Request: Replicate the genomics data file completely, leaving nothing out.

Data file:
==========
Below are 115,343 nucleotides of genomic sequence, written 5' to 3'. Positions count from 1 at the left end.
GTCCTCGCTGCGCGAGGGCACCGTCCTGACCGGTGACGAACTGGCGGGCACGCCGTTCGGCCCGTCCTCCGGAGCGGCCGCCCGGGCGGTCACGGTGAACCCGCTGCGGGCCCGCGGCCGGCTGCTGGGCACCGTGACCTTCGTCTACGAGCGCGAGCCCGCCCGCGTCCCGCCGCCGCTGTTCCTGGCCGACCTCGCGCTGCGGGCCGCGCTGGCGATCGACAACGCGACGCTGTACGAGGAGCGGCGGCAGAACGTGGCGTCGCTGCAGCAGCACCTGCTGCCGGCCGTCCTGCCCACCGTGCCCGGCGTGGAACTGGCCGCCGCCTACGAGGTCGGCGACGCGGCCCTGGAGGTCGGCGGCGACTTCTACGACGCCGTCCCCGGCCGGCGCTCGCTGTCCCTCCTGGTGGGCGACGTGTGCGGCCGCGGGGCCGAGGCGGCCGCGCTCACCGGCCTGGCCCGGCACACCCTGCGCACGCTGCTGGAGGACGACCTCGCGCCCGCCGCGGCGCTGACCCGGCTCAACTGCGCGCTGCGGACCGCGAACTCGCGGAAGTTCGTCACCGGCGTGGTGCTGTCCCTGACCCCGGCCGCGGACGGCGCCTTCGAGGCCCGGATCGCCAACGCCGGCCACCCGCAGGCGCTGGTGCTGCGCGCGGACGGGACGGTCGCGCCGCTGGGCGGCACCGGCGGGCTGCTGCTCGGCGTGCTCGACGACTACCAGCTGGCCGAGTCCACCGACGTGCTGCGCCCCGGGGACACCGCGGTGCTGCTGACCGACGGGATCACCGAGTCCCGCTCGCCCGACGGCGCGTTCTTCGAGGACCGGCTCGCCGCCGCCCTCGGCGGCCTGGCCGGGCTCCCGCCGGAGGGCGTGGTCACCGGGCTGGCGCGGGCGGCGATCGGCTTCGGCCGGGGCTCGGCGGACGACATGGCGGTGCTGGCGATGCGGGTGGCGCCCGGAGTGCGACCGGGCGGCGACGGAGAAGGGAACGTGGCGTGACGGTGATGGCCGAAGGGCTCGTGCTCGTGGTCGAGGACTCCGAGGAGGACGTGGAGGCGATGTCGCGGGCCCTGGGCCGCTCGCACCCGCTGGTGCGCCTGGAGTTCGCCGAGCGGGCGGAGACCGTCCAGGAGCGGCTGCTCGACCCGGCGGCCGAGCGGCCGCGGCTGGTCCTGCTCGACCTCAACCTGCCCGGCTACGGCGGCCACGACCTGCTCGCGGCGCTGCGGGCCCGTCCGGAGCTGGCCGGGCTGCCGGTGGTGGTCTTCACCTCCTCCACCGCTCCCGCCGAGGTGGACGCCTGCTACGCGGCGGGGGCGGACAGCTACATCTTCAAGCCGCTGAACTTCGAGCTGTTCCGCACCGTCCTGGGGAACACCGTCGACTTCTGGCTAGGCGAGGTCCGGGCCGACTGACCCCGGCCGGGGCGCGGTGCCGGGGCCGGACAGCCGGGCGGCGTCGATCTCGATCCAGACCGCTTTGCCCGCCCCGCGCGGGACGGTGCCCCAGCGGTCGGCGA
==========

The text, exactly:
Below are 115,343 nucleotides of genomic sequence, written 5' to 3'. Positions count from 1 at the left end.
GTCCTCGCTGCGCGAGGGCACCGTCCTGACCGGTGACGAACTGGCGGGCACGCCGTTCGGCCCGTCCTCCGGAGCGGCCGCCCGGGCGGTCACGGTGAACCCGCTGCGGGCCCGCGGCCGGCTGCTGGGCACCGTGACCTTCGTCTACGAGCGCGAGCCCGCCCGCGTCCCGCCGCCGCTGTTCCTGGCCGACCTCGCGCTGCGGGCCGCGCTGGCGATCGACAACGCGACGCTGTACGAGGAGCGGCGGCAGAACGTGGCGTCGCTGCAGCAGCACCTGCTGCCGGCCGTCCTGCCCACCGTGCCCGGCGTGGAACTGGCCGCCGCCTACGAGGTCGGCGACGCGGCCCTGGAGGTCGGCGGCGACTTCTACGACGCCGTCCCCGGCCGGCGCTCGCTGTCCCTCCTGGTGGGCGACGTGTGCGGCCGCGGGGCCGAGGCGGCCGCGCTCACCGGCCTGGCCCGGCACACCCTGCGCACGCTGCTGGAGGACGACCTCGCGCCCGCCGCGGCGCTGACCCGGCTCAACTGCGCGCTGCGGACCGCGAACTCGCGGAAGTTCGTCACCGGCGTGGTGCTGTCCCTGACCCCGGCCGCGGACGGCGCCTTCGAGGCCCGGATCGCCAACGCCGGCCACCCGCAGGCGCTGGTGCTGCGCGCGGACGGGACGGTCGCGCCGCTGGGCGGCACCGGCGGGCTGCTGCTCGGCGTGCTCGACGACTACCAGCTGGCCGAGTCCACCGACGTGCTGCGCCCCGGGGACACCGCGGTGCTGCTGACCGACGGGATCACCGAGTCCCGCTCGCCCGACGGCGCGTTCTTCGAGGACCGGCTCGCCGCCGCCCTCGGCGGCCTGGCCGGGCTCCCGCCGGAGGGCGTGGTCACCGGGCTGGCGCGGGCGGCGATCGGCTTCGGCCGGGGCTCGGCGGACGACATGGCGGTGCTGGCGATGCGGGTGGCGCCCGGAGTGCGACCGGGCGGCGACGGAGAAGGGAACGTGGCGTGACGGTGATGGCCGAAGGGCTCGTGCTCGTGGTCGAGGACTCCGAGGAGGACGTGGAGGCGATGTCGCGGGCCCTGGGCCGCTCGCACCCGCTGGTGCGCCTGGAGTTCGCCGAGCGGGCGGAGACCGTCCAGGAGCGGCTGCTCGACCCGGCGGCCGAGCGGCCGCGGCTGGTCCTGCTCGACCTCAACCTGCCCGGCTACGGCGGCCACGACCTGCTCGCGGCGCTGCGGGCCCGTCCGGAGCTGGCCGGGCTGCCGGTGGTGGTCTTCACCTCCTCCACCGCTCCCGCCGAGGTGGACGCCTGCTACGCGGCGGGGGCGGACAGCTACATCTTCAAGCCGCTGAACTTCGAGCTGTTCCGCACCGTCCTGGGGAACACCGTCGACTTCTGGCTAGGCGAGGTCCGGGCCGACTGACCCCGGCCGGGGCGCGGTGCCGGGGCCGGACAGCCGGGCGGCGTCGATCTCGATCCAGACCGCTTTGCCCGCCCCGCGCGGGACGGTGCCCCAGCGGTCGGCGA